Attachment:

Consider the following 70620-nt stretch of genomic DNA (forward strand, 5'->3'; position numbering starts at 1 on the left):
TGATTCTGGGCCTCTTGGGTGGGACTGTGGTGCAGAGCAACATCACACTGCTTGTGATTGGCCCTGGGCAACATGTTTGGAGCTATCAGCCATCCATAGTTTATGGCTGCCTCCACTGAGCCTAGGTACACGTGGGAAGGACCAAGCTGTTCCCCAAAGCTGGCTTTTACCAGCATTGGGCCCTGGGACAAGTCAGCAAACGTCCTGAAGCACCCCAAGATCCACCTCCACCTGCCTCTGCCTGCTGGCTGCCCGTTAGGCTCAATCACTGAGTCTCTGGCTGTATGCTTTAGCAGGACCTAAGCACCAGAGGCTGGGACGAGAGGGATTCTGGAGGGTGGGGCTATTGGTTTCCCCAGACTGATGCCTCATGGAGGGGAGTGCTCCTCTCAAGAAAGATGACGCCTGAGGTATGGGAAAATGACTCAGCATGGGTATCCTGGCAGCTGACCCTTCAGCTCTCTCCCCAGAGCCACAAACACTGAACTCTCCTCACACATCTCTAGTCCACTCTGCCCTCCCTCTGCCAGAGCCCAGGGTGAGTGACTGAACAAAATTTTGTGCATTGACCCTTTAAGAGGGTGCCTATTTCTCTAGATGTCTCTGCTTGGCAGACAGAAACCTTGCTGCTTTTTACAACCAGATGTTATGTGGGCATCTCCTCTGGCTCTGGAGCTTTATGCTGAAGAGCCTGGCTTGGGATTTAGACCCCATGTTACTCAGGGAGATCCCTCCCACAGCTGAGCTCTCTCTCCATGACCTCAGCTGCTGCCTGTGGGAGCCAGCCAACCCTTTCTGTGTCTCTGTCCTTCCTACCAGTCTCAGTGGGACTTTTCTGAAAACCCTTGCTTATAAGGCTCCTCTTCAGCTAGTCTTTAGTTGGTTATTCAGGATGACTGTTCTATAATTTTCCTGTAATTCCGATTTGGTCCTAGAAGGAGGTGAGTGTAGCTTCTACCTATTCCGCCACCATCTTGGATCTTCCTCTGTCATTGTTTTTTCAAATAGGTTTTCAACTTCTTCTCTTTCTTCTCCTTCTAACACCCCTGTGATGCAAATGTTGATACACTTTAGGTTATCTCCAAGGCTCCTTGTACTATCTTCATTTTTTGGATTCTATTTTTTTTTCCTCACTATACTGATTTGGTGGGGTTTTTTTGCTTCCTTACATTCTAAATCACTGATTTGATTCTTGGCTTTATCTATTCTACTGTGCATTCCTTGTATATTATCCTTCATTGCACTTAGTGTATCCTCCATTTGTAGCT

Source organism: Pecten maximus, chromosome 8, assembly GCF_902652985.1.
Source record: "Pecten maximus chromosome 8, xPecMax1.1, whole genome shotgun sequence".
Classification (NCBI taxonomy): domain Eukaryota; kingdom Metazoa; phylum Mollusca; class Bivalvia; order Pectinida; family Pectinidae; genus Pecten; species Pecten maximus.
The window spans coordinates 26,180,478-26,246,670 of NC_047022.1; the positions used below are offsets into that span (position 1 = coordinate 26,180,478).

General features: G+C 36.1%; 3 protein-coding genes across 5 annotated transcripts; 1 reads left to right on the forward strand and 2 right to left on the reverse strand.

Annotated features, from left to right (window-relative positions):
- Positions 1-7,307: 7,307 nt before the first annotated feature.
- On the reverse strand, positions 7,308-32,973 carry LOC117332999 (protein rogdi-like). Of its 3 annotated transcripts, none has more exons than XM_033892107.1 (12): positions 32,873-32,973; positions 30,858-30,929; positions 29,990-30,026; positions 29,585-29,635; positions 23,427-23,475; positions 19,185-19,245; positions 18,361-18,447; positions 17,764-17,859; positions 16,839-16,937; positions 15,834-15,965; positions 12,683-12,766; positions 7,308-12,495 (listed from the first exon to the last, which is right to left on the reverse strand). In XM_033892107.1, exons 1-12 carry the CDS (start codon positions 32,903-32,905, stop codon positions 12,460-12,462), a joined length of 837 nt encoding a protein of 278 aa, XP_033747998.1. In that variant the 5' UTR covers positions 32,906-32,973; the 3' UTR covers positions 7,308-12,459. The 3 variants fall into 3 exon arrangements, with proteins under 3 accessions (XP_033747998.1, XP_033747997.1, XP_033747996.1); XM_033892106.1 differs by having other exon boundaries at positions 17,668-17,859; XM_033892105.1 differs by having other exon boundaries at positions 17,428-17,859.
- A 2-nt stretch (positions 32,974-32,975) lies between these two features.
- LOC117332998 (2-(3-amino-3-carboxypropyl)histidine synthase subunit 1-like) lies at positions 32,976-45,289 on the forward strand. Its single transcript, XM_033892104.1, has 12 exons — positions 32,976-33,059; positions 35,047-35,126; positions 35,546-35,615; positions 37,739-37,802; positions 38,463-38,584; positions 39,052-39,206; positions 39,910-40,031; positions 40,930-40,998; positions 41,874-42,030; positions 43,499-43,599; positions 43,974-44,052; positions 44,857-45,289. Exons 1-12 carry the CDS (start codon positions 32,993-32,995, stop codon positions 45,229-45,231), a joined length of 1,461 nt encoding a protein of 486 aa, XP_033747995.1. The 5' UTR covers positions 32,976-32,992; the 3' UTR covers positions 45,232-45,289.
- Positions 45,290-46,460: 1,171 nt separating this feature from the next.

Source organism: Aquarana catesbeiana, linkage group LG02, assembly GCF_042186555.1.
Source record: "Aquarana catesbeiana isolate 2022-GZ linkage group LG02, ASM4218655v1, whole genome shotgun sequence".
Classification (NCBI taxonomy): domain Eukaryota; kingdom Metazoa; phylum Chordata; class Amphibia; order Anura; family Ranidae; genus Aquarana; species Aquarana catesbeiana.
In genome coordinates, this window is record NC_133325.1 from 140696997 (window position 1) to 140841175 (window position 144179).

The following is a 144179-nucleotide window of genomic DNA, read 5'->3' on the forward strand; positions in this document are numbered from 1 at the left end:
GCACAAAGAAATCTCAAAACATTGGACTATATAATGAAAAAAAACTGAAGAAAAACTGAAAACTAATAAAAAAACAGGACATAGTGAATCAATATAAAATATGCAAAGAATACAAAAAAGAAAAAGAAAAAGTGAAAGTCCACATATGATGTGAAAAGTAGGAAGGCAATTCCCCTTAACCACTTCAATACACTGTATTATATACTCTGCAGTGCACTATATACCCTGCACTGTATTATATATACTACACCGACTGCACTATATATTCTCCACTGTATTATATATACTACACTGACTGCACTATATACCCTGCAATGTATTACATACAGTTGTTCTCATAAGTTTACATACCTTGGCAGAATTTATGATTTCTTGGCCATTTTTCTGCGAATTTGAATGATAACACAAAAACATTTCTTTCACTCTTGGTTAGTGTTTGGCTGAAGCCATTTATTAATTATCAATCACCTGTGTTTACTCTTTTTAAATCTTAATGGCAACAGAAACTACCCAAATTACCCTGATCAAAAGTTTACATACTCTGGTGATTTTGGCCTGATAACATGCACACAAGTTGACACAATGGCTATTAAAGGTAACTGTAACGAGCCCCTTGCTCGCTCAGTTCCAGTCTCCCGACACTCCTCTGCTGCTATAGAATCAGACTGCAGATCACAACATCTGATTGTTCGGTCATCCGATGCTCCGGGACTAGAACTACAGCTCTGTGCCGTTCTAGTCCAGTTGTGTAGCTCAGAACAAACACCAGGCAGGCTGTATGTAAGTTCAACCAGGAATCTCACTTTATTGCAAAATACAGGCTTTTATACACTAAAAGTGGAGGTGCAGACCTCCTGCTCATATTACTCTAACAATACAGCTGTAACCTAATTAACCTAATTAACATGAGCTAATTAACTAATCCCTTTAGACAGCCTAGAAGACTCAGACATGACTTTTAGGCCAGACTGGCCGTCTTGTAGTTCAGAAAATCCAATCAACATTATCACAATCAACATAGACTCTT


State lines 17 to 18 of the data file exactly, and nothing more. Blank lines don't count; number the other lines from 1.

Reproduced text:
In genome coordinates, this window is record NC_133325.1 from 140696997 (window position 1) to 140841175 (window position 144179).

The following is a 144179-nucleotide window of genomic DNA, read 5'->3' on the forward strand; positions in this document are numbered from 1 at the left end: